Lipid deposition on contact lenses in symptomatic and asymptomatic contact lens wearers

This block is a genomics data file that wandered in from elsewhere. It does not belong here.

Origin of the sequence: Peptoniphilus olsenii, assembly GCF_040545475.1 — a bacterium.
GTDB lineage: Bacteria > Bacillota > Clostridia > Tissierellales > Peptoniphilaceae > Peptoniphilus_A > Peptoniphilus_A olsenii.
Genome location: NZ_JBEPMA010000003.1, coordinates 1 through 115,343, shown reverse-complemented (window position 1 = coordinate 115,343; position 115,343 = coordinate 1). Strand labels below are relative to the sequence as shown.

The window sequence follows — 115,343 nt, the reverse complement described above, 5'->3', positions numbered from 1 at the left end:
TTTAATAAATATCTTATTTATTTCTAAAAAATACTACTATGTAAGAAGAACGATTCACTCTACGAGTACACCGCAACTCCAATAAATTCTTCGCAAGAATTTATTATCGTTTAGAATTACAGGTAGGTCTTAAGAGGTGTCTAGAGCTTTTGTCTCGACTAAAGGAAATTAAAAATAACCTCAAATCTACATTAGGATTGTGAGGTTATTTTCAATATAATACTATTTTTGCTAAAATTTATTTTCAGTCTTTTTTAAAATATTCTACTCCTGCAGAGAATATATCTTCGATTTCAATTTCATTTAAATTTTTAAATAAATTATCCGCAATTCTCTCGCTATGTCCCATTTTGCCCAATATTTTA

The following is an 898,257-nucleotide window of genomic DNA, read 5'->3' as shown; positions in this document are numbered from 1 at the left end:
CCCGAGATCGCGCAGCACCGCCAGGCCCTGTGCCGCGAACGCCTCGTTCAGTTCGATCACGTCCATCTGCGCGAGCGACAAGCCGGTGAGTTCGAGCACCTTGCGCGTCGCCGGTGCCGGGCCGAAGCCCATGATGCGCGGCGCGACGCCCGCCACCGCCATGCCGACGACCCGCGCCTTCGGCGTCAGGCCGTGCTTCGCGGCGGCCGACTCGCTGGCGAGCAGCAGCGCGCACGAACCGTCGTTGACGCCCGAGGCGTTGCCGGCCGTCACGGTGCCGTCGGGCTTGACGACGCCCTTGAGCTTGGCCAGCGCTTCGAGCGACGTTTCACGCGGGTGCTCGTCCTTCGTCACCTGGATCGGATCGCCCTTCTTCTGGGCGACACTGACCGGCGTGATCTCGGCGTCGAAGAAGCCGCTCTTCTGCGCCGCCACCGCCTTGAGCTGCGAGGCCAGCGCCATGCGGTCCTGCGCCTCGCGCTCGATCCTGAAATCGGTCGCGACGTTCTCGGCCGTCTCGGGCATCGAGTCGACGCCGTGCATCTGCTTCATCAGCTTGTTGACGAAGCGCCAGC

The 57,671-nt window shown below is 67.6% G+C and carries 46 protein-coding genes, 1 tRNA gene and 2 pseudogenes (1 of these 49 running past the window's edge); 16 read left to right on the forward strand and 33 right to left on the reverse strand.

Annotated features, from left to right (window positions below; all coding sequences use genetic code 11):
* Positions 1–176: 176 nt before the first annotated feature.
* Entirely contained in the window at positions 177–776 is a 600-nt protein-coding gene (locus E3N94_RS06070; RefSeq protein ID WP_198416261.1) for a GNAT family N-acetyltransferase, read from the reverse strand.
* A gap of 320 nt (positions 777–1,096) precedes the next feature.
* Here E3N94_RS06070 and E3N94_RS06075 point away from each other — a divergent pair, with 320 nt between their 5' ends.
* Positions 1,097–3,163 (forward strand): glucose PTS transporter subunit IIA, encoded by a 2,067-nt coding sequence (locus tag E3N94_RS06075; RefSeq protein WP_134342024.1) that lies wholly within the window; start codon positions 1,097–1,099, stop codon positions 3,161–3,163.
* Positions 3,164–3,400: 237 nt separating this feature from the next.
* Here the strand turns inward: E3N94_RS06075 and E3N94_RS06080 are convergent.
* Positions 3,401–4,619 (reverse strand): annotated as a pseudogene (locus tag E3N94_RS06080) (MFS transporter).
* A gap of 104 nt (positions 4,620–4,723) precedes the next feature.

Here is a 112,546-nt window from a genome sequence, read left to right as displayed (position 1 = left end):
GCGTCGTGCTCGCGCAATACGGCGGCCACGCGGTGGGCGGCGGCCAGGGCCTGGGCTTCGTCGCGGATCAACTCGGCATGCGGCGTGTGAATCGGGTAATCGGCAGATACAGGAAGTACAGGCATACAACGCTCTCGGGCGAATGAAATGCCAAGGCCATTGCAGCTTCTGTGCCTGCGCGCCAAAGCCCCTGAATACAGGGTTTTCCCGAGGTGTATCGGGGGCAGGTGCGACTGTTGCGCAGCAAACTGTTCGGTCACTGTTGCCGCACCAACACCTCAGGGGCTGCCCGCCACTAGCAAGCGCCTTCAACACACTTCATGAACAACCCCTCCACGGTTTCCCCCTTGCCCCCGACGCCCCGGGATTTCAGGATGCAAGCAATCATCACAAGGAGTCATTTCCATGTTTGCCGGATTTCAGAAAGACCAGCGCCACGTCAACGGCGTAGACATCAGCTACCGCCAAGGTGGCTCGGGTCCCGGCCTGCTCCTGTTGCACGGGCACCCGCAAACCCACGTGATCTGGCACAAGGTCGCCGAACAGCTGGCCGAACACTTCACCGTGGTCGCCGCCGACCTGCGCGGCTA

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PURPOSE: Lipid deposition on contact lenses (CL) has traditionally been believed to reduce comfort during CL wear. The purpose of this study was to quantify lipid deposition on CL in a group of symptomatic and asymptomatic adapted CL wearers. METHODS: This was a single-masked, randomized clinical trial. Only confirmed symptomatic (comfortable lens wear time (CWT) < 8 h and a noticeable reduction in comfort over the course of the day) and asymptomatic (CWT > 10 h and minimal reduction in comfort over the course of the day) participants were recruited to participate in the study. Participants wore senofilcon A lenses in combination with a polyquaternium-based care solution (OPTI-FREE Replenish). Worn CL samples were collected on Day 14. Deposited lipid amounts from the lenses (including cholesteryl ester, cholesterol and triolein) were quantified using a liquid chromatography-mass spectrometry technique. RESULTS: Lipid deposition was significantly higher in CL extracts of asymptomatic wearers compared to the symptomatic wearers for all lipid types quantified, including cholesteryl ester (2.1 ± 0.6 vs 1.6 ± 0.5 log μg/lens), cholesterol (1.5 ± 0.3 vs 1.1 ± 0.3 log μg/lens) and triolein (0.3 ± 0.2 vs 0.1 ± 0.1 log μg/lens) (all p < 0.002). The amount of cholesteryl ester deposited was greatest (p = 0.0001), followed by cholesterol, then triolein, for both the asymptomatic and symptomatic groups (both p = 0.0001). CONCLUSION: This study demonstrated that the asymptomatic group deposited a significantly greater amount of lipid on their CL. Although lipid levels measured are considered low to trigger any observable clinical deposition, they may influence other clinical outcomes, particularly comfort.
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